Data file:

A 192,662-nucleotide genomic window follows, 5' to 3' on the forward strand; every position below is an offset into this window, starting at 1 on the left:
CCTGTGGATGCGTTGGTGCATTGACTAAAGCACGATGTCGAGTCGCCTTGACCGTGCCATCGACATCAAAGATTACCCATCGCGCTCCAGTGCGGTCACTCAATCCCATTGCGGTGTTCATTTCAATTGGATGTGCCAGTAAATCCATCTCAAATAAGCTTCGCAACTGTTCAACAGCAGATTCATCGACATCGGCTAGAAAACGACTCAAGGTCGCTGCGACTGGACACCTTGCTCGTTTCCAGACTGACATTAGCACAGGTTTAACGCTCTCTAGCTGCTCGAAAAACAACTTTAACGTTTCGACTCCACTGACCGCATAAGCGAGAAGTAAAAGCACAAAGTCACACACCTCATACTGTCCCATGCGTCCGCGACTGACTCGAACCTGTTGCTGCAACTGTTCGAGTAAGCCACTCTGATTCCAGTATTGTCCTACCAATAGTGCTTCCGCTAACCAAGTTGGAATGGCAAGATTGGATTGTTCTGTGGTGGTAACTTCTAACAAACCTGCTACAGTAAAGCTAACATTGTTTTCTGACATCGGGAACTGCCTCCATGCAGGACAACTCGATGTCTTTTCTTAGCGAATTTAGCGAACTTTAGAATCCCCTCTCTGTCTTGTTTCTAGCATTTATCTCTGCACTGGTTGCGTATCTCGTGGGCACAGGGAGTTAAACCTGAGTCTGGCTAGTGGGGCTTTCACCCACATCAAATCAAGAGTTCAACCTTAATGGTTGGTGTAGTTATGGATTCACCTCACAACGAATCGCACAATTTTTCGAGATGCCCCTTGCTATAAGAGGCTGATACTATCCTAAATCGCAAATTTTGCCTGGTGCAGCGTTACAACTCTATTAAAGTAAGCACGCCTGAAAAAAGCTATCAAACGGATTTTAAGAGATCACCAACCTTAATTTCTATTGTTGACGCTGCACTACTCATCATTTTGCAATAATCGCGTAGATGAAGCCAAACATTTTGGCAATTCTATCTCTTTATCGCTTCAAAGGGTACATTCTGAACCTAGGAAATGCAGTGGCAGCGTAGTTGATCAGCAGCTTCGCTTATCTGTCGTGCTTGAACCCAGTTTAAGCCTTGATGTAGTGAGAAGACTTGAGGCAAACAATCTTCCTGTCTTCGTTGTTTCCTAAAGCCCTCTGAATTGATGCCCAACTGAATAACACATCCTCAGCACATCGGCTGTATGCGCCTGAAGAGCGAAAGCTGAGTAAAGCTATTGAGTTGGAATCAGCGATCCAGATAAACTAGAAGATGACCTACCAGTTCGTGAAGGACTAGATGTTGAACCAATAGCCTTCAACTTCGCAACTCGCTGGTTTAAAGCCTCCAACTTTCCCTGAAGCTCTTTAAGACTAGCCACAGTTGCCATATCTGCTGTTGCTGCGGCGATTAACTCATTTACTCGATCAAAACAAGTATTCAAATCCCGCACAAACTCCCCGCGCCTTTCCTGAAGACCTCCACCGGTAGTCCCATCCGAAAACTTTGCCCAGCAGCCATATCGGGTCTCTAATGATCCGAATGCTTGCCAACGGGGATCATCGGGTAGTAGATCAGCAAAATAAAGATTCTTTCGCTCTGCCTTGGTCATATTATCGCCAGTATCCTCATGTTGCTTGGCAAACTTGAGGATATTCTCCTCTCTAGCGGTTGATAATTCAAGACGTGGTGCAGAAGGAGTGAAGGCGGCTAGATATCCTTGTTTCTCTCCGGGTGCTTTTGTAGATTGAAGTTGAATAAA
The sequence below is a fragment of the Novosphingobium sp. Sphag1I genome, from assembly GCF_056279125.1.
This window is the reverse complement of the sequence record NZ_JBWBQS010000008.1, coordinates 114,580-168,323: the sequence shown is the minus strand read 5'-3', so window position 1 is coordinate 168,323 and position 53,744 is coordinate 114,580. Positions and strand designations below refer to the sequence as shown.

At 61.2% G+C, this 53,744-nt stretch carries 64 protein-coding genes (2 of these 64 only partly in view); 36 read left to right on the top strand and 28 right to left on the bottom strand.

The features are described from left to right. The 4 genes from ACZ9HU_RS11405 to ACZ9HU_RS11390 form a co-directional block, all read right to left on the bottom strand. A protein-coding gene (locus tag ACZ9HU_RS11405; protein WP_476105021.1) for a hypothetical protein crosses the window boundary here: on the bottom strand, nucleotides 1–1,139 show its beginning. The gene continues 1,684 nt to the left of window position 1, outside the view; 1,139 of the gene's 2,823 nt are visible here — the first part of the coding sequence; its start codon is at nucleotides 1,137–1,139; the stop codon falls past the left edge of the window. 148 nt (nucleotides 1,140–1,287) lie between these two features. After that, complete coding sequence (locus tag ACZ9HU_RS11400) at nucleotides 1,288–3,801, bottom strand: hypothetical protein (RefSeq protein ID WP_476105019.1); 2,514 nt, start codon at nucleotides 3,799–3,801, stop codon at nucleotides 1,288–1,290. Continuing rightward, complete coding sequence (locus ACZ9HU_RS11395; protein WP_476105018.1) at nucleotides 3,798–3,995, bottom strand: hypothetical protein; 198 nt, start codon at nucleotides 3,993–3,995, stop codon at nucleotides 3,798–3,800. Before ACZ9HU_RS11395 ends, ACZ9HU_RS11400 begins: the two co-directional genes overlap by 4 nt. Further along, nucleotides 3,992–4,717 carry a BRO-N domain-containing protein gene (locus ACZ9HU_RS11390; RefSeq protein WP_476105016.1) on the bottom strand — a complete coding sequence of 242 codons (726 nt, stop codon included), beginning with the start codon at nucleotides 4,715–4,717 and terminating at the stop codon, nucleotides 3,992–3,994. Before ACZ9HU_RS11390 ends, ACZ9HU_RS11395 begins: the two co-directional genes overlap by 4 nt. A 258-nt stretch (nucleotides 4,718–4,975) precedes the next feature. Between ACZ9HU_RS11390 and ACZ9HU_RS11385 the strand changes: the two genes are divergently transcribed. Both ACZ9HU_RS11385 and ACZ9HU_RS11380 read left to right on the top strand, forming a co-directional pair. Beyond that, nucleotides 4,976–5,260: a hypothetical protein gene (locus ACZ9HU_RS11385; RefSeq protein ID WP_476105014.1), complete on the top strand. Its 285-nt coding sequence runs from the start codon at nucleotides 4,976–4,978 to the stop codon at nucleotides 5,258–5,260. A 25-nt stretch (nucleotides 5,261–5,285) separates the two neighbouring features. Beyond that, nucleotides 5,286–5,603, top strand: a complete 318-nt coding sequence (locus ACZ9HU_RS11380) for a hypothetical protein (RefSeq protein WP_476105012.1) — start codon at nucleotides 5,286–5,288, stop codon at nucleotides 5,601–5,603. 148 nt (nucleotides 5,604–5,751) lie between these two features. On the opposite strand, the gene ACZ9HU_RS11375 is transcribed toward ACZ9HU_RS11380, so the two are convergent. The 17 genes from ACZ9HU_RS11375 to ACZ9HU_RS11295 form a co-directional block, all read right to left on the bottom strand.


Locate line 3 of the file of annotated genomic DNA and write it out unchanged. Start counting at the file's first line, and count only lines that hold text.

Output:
The sequence below is a fragment of the Novosphingobium sp. Sphag1I genome, from assembly GCF_056279125.1.